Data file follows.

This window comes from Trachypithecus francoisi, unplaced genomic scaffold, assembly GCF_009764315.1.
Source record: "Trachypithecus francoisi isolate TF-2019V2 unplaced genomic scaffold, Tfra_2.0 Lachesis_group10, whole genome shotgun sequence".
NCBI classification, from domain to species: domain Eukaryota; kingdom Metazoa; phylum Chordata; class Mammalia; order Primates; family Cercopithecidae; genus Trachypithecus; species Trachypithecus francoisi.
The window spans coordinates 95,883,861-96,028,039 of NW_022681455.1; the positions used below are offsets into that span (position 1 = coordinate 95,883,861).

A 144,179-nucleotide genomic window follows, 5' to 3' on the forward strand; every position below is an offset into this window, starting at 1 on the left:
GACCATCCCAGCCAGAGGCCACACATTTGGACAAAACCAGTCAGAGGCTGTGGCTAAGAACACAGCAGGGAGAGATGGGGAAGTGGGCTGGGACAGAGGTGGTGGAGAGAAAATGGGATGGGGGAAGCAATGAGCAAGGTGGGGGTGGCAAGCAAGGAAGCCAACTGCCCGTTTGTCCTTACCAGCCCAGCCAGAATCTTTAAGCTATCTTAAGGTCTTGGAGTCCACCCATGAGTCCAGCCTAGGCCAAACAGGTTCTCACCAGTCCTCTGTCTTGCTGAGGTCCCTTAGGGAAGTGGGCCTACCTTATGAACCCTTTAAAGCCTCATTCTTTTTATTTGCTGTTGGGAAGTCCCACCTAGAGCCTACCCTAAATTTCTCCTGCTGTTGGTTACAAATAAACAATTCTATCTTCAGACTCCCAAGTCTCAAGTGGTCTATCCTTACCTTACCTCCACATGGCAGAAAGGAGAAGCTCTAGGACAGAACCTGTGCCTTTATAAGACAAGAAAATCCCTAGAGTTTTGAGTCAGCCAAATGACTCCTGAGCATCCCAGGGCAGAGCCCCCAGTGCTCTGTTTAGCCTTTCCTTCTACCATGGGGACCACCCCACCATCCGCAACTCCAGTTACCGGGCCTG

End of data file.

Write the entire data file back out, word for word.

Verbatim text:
This window comes from Trachypithecus francoisi, unplaced genomic scaffold, assembly GCF_009764315.1.
Source record: "Trachypithecus francoisi isolate TF-2019V2 unplaced genomic scaffold, Tfra_2.0 Lachesis_group10, whole genome shotgun sequence".
NCBI classification, from domain to species: domain Eukaryota; kingdom Metazoa; phylum Chordata; class Mammalia; order Primates; family Cercopithecidae; genus Trachypithecus; species Trachypithecus francoisi.
The window spans coordinates 95,883,861-96,028,039 of NW_022681455.1; the positions used below are offsets into that span (position 1 = coordinate 95,883,861).

A 144,179-nucleotide genomic window follows, 5' to 3' on the forward strand; every position below is an offset into this window, starting at 1 on the left:
GACCATCCCAGCCAGAGGCCACACATTTGGACAAAACCAGTCAGAGGCTGTGGCTAAGAACACAGCAGGGAGAGATGGGGAAGTGGGCTGGGACAGAGGTGGTGGAGAGAAAATGGGATGGGGGAAGCAATGAGCAAGGTGGGGGTGGCAAGCAAGGAAGCCAACTGCCCGTTTGTCCTTACCAGCCCAGCCAGAATCTTTAAGCTATCTTAAGGTCTTGGAGTCCACCCATGAGTCCAGCCTAGGCCAAACAGGTTCTCACCAGTCCTCTGTCTTGCTGAGGTCCCTTAGGGAAGTGGGCCTACCTTATGAACCCTTTAAAGCCTCATTCTTTTTATTTGCTGTTGGGAAGTCCCACCTAGAGCCTACCCTAAATTTCTCCTGCTGTTGGTTACAAATAAACAATTCTATCTTCAGACTCCCAAGTCTCAAGTGGTCTATCCTTACCTTACCTCCACATGGCAGAAAGGAGAAGCTCTAGGACAGAACCTGTGCCTTTATAAGACAAGAAAATCCCTAGAGTTTTGAGTCAGCCAAATGACTCCTGAGCATCCCAGGGCAGAGCCCCCAGTGCTCTGTTTAGCCTTTCCTTCTACCATGGGGACCACCCCACCATCCGCAACTCCAGTTACCGGGCCTG